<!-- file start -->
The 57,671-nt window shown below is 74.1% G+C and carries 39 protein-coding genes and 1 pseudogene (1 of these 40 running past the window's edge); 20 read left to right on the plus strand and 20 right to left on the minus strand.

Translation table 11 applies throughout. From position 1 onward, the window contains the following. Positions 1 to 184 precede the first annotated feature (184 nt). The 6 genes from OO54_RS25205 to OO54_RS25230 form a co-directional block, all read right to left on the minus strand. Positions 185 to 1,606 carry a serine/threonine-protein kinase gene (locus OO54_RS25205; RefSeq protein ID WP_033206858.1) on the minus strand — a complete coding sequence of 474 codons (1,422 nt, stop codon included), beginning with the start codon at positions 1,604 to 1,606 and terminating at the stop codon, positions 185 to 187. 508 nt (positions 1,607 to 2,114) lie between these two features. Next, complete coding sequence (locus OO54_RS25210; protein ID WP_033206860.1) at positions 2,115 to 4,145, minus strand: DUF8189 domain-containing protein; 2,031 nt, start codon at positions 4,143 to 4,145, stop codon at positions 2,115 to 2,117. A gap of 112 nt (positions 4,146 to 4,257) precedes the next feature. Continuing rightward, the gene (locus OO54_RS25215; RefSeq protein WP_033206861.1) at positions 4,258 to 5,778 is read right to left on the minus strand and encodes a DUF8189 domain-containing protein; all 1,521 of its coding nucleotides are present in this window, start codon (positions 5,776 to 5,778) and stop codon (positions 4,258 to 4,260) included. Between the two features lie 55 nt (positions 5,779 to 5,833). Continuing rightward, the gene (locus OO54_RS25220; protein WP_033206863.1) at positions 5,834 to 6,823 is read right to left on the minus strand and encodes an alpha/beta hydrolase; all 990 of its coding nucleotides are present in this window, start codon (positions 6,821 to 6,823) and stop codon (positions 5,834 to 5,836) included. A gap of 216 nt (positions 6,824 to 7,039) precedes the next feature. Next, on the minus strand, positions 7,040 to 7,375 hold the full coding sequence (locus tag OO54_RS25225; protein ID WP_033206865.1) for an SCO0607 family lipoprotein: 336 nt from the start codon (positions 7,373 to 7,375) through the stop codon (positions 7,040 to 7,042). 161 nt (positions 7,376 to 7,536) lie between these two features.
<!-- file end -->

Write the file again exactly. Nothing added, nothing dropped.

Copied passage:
The 57,671-nt window shown below is 74.1% G+C and carries 39 protein-coding genes and 1 pseudogene (1 of these 40 running past the window's edge); 20 read left to right on the plus strand and 20 right to left on the minus strand.

Translation table 11 applies throughout. From position 1 onward, the window contains the following. Positions 1 to 184 precede the first annotated feature (184 nt). The 6 genes from OO54_RS25205 to OO54_RS25230 form a co-directional block, all read right to left on the minus strand. Positions 185 to 1,606 carry a serine/threonine-protein kinase gene (locus OO54_RS25205; RefSeq protein ID WP_033206858.1) on the minus strand — a complete coding sequence of 474 codons (1,422 nt, stop codon included), beginning with the start codon at positions 1,604 to 1,606 and terminating at the stop codon, positions 185 to 187. 508 nt (positions 1,607 to 2,114) lie between these two features. Next, complete coding sequence (locus OO54_RS25210; protein ID WP_033206860.1) at positions 2,115 to 4,145, minus strand: DUF8189 domain-containing protein; 2,031 nt, start codon at positions 4,143 to 4,145, stop codon at positions 2,115 to 2,117. A gap of 112 nt (positions 4,146 to 4,257) precedes the next feature. Continuing rightward, the gene (locus OO54_RS25215; RefSeq protein WP_033206861.1) at positions 4,258 to 5,778 is read right to left on the minus strand and encodes a DUF8189 domain-containing protein; all 1,521 of its coding nucleotides are present in this window, start codon (positions 5,776 to 5,778) and stop codon (positions 4,258 to 4,260) included. Between the two features lie 55 nt (positions 5,779 to 5,833). Continuing rightward, the gene (locus OO54_RS25220; protein WP_033206863.1) at positions 5,834 to 6,823 is read right to left on the minus strand and encodes an alpha/beta hydrolase; all 990 of its coding nucleotides are present in this window, start codon (positions 6,821 to 6,823) and stop codon (positions 5,834 to 5,836) included. A gap of 216 nt (positions 6,824 to 7,039) precedes the next feature. Next, on the minus strand, positions 7,040 to 7,375 hold the full coding sequence (locus tag OO54_RS25225; protein ID WP_033206865.1) for an SCO0607 family lipoprotein: 336 nt from the start codon (positions 7,373 to 7,375) through the stop codon (positions 7,040 to 7,042). 161 nt (positions 7,376 to 7,536) lie between these two features.